You Against Me
by Jenny Downham
Released on 12.02.2010 (U.K.)/09.13.2011 (U.S.)413 pages
Publisher: David Fickling Books (website)
Source: gift from family
REVIEW: There's a lot to really like in this one, and even some moments to really, truly love. You Against Me is a well-written and poignant book about the people who stand behind, beside and against both the victim and the accused of a heinous crime. It's rare for me to appreciate what I view primarily as a plot-driven book. I was surprised myself, but Jenny Downham has crafted a sensitive and realistic story about what happens when two people, two families and an entire school face each off and take sides over an accusation of rape. Bear with me. I feel the need to use bullet points on this one:
The Good Stuff
- every character is realistic, and not a single one is angel or a demon. They are fully rounded characters regardless of their importance in the story. Downham nails the notion that there are no easy decisions and everyone is susceptible to bad decisions and good actions
- going with that same theme, Downham really shows through character interaction that slippery slope question of what is good-natured teasing/flirting and what is harassment, and it seems like each individual has their own definition of what is going 'too far'. She truly shows through her characters how society views the treatment of women in many, many shades of grey. And quite a bit is really ugly.
- Mikey and Ellie are fabulous foibles to each other. Their families' circumstances are incorporated into their characters with such good planning that this also turns into a story beyond rape and into one that also draws distinctions about social and class differences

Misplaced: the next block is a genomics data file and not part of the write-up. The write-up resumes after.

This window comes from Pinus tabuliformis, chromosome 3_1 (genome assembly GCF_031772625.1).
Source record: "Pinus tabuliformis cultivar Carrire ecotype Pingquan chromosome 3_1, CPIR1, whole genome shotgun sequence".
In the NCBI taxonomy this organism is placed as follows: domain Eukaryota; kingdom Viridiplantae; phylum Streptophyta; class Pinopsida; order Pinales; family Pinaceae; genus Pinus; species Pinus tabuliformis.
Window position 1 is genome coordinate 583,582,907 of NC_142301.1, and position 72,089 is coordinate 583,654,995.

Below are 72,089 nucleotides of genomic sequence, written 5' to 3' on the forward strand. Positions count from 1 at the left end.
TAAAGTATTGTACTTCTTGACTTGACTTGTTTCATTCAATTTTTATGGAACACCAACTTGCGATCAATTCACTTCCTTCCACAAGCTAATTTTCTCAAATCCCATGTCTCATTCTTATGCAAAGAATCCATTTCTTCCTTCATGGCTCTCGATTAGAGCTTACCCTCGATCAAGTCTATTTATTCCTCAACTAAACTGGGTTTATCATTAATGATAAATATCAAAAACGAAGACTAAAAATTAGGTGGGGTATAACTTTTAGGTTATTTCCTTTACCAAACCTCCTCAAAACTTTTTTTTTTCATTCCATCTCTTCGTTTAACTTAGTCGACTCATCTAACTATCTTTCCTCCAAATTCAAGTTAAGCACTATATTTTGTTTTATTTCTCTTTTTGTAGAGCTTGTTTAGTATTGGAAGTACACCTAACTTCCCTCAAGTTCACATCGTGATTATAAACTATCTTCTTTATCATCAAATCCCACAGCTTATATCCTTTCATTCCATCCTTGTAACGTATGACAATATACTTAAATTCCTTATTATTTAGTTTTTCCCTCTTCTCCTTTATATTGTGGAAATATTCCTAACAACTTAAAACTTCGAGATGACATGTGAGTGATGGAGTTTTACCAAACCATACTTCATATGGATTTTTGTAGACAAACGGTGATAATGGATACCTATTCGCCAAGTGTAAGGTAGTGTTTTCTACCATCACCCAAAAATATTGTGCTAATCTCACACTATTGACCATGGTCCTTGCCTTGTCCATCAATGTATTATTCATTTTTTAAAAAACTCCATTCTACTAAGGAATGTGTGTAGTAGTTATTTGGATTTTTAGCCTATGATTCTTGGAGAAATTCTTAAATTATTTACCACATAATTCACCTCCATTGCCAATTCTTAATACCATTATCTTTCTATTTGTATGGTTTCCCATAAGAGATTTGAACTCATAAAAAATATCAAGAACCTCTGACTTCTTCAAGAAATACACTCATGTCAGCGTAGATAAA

- I love the growth of Mikey in particular! The beautiful, touching scenes between him and Ellie were absolutely some of the best parts of the book. And the ones with him and another girl really show his none too savory characteristics.
- Ellie is amazing. I want her for a daughter and a friend. It's not that she doesn't screw up, it's that she comes full circle and eventually gets to where she needs to go
- Part of the reason that I am using bullet points for this review is because I failed to become fully emotionally involved in this story. I read it one sitting. As much as I appreciate the book and the plot, there lacked an essential hook for me. The 'it' glow that takes it from being a book that I like to one that I love wasn't there.
- I really appreciated that this book showed the 'other' people affected by rape, but I think it would have been a fuller, more emotional story if both Mikey's sister and Ellie's brother had bits told from their points-of-view. Perhaps then it would've have been too much, but I struggled with finding an emotional center that tied me to the book the whole way through, but not including the people directly accused and primarily affected made the story feel like it had something missing.
- Didn't buy the ending. After everything, I just don't see how. . .